I stopped in the next town at midnight and took a half-hour coffee and sandwich break at a cafe. I watched again for Steve and Lynn but they would not come by for another couple of hours, I learned later. I was wide awake but still hoping for a sleep break and when I couldn’t put it off any longer, rode on to Mortagne. I enjoyed this segment. For once the road was not badly clogged and I could carry some speed.
I made it into the Mortagne control after 2 a.m. I decided to take a shower and get a nap in the dorm if there was no line. Surprisingly, the dorm was not full and they ushered me right in. I took a cold shower, for free. They explained the shower fee was waived due to the lack of hot water!
I put on dry shorts, socks and a wool undershirt from my Carradice bag and fell into my cot for two-and-a-half hours of warm and dry sleep. I fell asleep not to the sounds of crickets and birds, but to a steady refrain of farting, snoring, and rustling.
DAY FOUR — MORTAGNE TO PARIS
At 6 a.m. they shook my foot and I hauled myself back to the dining hall and immediately saw Maile, Michael, Jeff, Mary, and other familiar faces. Maile exclaimed, “Oh my God,” when she saw me. I guess I still had on my Halloween mask! We all looked like a little, well, unlike ourselves at that point.
Jeff and Mary had overcome some mechanical problems since I had seen them two evenings before, and were in good shape, but tired. We talked about leaving at 7 a.m., which resulted in us getting up from the table at 7:05 a.m., and we rolled out at 7:15 a.m.
The road descended away from the control and we stayed together initially, but some big rollers cropped up and I pedaled away from Jeff and Mary for good, it turned out. I kept expecting them to sweep me on a downhill but they would take it easy and were in no mood for a big effort.
The riders at this point were on the ends of the spectrum between sharply focused and those barely awake, dangerously riding the center line as they wove. The only safe method to pass was to take a wide arc in the oncoming traffic lane. I negotiated a sweeping left-hand bend to see a rider covered in a space blanket on the left side of the road after crashing — the ambulance would come soon. It was sad.
Up a hill I saw Maile and Michael stopped while he fixed a flat. She waved me on but sounded upset. A few minutes later Maile galloped up to me alone, dejected that she had to leave Michael in order to make the next control.
We worked through her control closing time based on her start wave and it seemed she and Michael would make it with more than enough time, but still she worried about Michael. “He wouldn’t want both of you to arrive late because of him,” I said. “He will get an adrenaline rush when he remounts and you’ll both make it to Dreux just fine.”
A speedy group swept past with some folks familiar to Maile, and she jumped in and was gone. She and Michael would, indeed, arrive at the control well inside the limit, their partnership well intact.
Dreux took forever to arrive. I dragged in at 10:30 a.m., feeling exhausted. Still, with more than six hours to finish I felt in control of my situation. I ate what I could and had coffee and chatted with John and Nancy Guth, who should have been hours ahead of me, but found the going slow with all the riders and the time at the controls.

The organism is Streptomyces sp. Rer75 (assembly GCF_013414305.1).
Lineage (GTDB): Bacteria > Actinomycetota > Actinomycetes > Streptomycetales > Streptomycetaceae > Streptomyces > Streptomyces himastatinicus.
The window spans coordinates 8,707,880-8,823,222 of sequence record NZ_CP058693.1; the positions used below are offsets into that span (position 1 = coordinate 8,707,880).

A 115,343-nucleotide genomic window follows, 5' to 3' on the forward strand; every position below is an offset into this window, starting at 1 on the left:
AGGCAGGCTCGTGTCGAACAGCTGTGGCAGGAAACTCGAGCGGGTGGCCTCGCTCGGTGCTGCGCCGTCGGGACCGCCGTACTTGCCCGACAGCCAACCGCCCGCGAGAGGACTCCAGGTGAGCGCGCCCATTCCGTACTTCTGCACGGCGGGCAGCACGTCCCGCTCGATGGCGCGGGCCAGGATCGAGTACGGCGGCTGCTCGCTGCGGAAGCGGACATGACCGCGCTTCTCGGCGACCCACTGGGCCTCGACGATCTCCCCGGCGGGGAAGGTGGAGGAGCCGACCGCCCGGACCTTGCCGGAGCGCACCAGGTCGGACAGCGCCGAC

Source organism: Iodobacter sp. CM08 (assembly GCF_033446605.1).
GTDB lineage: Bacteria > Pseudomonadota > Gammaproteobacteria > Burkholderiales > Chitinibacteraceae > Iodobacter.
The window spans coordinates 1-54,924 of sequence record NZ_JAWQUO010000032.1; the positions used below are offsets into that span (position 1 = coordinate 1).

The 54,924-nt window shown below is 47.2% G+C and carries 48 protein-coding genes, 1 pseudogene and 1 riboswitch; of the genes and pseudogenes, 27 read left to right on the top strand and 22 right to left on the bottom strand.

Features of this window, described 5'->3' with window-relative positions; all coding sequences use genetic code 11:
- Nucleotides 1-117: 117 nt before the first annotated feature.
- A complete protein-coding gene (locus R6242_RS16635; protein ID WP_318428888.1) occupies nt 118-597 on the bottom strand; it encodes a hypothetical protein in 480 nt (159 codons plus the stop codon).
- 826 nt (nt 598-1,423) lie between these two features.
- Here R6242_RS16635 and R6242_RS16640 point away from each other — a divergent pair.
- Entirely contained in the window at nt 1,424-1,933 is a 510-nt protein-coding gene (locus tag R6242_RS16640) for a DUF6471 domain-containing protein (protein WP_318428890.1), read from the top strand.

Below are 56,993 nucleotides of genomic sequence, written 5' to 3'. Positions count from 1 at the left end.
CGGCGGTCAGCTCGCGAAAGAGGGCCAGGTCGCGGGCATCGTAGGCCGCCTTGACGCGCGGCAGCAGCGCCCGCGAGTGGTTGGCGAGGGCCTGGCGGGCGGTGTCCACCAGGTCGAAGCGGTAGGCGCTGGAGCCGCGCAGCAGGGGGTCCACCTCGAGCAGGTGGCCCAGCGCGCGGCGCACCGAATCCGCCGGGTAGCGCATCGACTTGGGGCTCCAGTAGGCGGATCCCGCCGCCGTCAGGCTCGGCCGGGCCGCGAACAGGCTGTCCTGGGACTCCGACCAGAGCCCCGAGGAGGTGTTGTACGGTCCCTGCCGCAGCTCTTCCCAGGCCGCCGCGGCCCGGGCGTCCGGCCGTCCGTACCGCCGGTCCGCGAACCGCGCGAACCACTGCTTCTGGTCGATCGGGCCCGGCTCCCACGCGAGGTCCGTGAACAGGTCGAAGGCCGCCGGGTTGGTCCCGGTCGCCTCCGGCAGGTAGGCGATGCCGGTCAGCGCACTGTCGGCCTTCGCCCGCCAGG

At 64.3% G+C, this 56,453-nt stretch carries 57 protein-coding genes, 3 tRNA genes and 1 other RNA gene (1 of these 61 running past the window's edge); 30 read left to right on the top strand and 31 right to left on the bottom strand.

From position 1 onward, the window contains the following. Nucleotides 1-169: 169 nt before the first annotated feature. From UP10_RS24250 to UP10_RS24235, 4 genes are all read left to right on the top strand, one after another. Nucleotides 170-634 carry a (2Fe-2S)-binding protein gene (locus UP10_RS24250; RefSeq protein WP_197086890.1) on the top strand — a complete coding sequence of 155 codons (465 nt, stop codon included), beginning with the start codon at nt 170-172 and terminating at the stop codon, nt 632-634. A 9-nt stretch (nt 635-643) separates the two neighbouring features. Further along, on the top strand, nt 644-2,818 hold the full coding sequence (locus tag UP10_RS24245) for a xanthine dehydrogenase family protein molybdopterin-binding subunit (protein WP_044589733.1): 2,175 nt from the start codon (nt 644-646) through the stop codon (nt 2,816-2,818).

I left and rolled up to Matt Settle briefly before going forward. My progress didn’t last long, however, as the dreaded sleep monster got me and I had to stop for my first roadside nap of the entire ride.
I took 15 minutes sleep in a covered church entryway and awoke refreshed enough to move out again. Matt was on the road ahead and I came alongside him. “Matt, you’ll be proud of me. I took a nap!” I crowed, knowing him to be the master of the power nap.
I rode past Clare in this segment, still smiling. “Fake it ’til you make it,” she said in one of our earlier meetings, and she was making it. I marveled at how the right attitude and determination can overcome the many challenges of PBP.
I tend to get introspective at the end of 1200s and this one was no different. I rode by myself mostly, mulling over big thoughts. I shrugged off the shower that swept across the course as we came into the outskirts of St. Quentin. I was ready to finish, and I had enough of the rain jacket stops. My DCR wool jersey kept me warm.
After all the red lights, we made the turn into the circle at the finish! Hoooooooray! I thrust my arms into the sky. The finish at PBP is always sweet, and this one was nearly perfect. The only thing missing was MG. Mark Thomas of Seattle called out to me, a nice moment that someone I knew saw me finish.
I entered the control around 2:55 and was finally swiped in a 3:02 p.m. for an 82:02 finish. That put me just a half-hour beyond my 2003 time. Not bad!
This PBP was all about staying comfortable and using mental energy carefully. I was so glad to have a rain-capable bike and a big saddlebag to carry rain gear and dry clothing. I can’t say enough good things about my Bleriot and the wide 650b Grand Bois tires, and my Brooks B-17 saddle. (Oh, and let’s not forget second skin pads. I applied a couple more in strategic places along the way!) I was sore but not damaged like I was after other 1200s.
This PBP I finished with pride, not for covering the distance, but using my head to stay safe and get home without taking huge risks. To all who participated in this PBP, including those who did not finish, I say BRAVO!